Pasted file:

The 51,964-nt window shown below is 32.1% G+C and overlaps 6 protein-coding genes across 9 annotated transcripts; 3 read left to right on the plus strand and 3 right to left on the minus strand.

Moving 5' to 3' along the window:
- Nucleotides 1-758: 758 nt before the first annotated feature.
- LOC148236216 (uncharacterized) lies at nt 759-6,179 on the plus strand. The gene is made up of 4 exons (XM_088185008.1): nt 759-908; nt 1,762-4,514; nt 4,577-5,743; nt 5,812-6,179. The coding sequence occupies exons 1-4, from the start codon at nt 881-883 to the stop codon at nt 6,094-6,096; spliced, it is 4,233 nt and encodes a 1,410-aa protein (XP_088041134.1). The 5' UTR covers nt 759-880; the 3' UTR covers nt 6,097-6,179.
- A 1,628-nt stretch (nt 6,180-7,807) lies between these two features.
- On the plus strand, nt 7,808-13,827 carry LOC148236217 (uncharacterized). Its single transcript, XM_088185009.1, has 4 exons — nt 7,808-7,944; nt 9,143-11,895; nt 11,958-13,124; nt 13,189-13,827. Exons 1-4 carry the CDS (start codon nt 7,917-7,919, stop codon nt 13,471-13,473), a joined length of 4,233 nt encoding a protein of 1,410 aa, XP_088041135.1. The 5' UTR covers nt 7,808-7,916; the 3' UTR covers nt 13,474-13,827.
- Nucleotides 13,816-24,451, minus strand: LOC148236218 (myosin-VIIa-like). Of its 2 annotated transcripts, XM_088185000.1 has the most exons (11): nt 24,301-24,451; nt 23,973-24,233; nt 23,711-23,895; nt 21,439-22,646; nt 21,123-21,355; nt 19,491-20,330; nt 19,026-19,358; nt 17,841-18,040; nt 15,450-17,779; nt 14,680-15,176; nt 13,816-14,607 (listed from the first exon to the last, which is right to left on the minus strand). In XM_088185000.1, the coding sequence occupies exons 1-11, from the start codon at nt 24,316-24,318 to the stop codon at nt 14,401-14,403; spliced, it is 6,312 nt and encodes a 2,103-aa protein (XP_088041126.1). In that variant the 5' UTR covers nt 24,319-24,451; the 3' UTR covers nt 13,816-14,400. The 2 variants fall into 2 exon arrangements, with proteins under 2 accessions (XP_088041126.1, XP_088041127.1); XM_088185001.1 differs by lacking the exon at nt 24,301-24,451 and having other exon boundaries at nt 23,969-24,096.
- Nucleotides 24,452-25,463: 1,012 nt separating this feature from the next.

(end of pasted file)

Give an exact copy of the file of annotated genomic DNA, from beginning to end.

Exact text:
The 51,964-nt window shown below is 32.1% G+C and overlaps 6 protein-coding genes across 9 annotated transcripts; 3 read left to right on the plus strand and 3 right to left on the minus strand.

Moving 5' to 3' along the window:
- Nucleotides 1-758: 758 nt before the first annotated feature.
- LOC148236216 (uncharacterized) lies at nt 759-6,179 on the plus strand. The gene is made up of 4 exons (XM_088185008.1): nt 759-908; nt 1,762-4,514; nt 4,577-5,743; nt 5,812-6,179. The coding sequence occupies exons 1-4, from the start codon at nt 881-883 to the stop codon at nt 6,094-6,096; spliced, it is 4,233 nt and encodes a 1,410-aa protein (XP_088041134.1). The 5' UTR covers nt 759-880; the 3' UTR covers nt 6,097-6,179.
- A 1,628-nt stretch (nt 6,180-7,807) lies between these two features.
- On the plus strand, nt 7,808-13,827 carry LOC148236217 (uncharacterized). Its single transcript, XM_088185009.1, has 4 exons — nt 7,808-7,944; nt 9,143-11,895; nt 11,958-13,124; nt 13,189-13,827. Exons 1-4 carry the CDS (start codon nt 7,917-7,919, stop codon nt 13,471-13,473), a joined length of 4,233 nt encoding a protein of 1,410 aa, XP_088041135.1. The 5' UTR covers nt 7,808-7,916; the 3' UTR covers nt 13,474-13,827.
- Nucleotides 13,816-24,451, minus strand: LOC148236218 (myosin-VIIa-like). Of its 2 annotated transcripts, XM_088185000.1 has the most exons (11): nt 24,301-24,451; nt 23,973-24,233; nt 23,711-23,895; nt 21,439-22,646; nt 21,123-21,355; nt 19,491-20,330; nt 19,026-19,358; nt 17,841-18,040; nt 15,450-17,779; nt 14,680-15,176; nt 13,816-14,607 (listed from the first exon to the last, which is right to left on the minus strand). In XM_088185000.1, the coding sequence occupies exons 1-11, from the start codon at nt 24,316-24,318 to the stop codon at nt 14,401-14,403; spliced, it is 6,312 nt and encodes a 2,103-aa protein (XP_088041126.1). In that variant the 5' UTR covers nt 24,319-24,451; the 3' UTR covers nt 13,816-14,400. The 2 variants fall into 2 exon arrangements, with proteins under 2 accessions (XP_088041126.1, XP_088041127.1); XM_088185001.1 differs by lacking the exon at nt 24,301-24,451 and having other exon boundaries at nt 23,969-24,096.
- Nucleotides 24,452-25,463: 1,012 nt separating this feature from the next.